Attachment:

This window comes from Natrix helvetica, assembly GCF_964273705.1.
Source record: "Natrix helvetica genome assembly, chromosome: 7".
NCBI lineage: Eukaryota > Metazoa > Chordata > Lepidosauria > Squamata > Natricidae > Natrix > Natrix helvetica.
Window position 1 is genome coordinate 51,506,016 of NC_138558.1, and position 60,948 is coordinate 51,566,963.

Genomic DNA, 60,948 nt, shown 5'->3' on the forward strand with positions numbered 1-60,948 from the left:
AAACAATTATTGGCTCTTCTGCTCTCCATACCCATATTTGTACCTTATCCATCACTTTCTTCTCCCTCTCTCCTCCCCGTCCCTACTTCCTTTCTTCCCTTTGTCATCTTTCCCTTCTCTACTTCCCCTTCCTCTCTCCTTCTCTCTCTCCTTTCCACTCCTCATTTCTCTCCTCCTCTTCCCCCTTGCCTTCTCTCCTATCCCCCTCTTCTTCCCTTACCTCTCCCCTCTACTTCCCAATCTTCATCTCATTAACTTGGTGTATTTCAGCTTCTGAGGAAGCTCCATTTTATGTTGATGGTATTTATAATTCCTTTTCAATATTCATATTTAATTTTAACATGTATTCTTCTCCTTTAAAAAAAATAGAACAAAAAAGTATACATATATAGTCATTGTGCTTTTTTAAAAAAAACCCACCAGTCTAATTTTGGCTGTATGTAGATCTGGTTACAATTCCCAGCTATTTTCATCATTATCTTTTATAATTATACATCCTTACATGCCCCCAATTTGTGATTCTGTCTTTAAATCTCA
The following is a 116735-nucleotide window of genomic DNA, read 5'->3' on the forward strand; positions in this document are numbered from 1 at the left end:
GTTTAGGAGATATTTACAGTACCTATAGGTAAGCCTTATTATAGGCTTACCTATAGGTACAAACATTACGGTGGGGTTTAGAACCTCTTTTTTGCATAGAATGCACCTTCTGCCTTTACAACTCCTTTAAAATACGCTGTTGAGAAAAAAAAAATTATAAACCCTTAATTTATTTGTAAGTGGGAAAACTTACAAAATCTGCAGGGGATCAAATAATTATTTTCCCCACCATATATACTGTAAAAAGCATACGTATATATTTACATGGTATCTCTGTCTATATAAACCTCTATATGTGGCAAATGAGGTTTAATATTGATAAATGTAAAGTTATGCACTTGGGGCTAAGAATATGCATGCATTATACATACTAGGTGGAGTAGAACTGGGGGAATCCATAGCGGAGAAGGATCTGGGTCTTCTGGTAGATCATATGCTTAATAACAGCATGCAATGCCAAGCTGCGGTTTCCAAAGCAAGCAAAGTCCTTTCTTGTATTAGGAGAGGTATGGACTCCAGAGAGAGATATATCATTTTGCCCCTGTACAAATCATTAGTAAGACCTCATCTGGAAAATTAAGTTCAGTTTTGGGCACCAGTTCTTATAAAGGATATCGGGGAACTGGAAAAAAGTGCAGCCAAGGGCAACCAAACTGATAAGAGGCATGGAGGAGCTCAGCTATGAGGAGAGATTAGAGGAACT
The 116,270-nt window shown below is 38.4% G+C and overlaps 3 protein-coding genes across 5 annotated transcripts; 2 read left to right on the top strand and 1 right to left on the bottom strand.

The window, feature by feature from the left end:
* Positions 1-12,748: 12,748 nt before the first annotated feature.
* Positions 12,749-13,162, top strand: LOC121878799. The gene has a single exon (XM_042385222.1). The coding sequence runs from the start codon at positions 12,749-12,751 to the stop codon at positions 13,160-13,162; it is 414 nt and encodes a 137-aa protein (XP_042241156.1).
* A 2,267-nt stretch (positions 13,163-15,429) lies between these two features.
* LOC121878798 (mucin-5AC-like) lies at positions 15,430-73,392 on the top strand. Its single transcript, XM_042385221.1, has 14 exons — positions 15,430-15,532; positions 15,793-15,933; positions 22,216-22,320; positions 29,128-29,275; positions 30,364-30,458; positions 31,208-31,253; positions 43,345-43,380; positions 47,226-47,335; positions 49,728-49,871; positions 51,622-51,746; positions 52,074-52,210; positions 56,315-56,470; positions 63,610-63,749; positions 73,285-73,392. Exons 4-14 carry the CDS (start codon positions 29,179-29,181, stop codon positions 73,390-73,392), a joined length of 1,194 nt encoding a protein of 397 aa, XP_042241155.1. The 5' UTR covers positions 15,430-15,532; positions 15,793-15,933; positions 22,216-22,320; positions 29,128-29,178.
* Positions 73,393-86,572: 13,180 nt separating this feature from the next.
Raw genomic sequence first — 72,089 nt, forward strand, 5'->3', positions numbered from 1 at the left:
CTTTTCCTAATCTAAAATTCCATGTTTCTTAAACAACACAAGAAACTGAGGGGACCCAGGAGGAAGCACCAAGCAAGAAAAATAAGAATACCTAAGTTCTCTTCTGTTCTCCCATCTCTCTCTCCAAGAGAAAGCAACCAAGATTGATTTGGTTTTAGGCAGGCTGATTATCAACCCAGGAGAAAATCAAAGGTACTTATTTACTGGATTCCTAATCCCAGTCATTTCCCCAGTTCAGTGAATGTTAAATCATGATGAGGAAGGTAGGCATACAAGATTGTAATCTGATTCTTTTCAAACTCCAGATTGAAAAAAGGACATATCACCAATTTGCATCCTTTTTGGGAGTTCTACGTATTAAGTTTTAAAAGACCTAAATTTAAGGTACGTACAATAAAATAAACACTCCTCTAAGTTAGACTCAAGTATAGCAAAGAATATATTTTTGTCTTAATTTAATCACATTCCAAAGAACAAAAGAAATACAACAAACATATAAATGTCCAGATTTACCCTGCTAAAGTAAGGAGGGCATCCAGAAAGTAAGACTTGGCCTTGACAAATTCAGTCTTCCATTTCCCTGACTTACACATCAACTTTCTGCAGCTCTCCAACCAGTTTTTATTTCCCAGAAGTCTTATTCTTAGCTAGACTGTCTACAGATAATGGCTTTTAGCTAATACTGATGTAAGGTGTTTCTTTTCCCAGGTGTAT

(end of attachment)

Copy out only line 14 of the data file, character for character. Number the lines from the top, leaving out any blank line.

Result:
* LOC121878798 (mucin-5AC-like) lies at positions 15,430-73,392 on the top strand. Its single transcript, XM_042385221.1, has 14 exons — positions 15,430-15,532; positions 15,793-15,933; positions 22,216-22,320; positions 29,128-29,275; positions 30,364-30,458; positions 31,208-31,253; positions 43,345-43,380; positions 47,226-47,335; positions 49,728-49,871; positions 51,622-51,746; positions 52,074-52,210; positions 56,315-56,470; positions 63,610-63,749; positions 73,285-73,392. Exons 4-14 carry the CDS (start codon positions 29,179-29,181, stop codon positions 73,390-73,392), a joined length of 1,194 nt encoding a protein of 397 aa, XP_042241155.1. The 5' UTR covers positions 15,430-15,532; positions 15,793-15,933; positions 22,216-22,320; positions 29,128-29,178.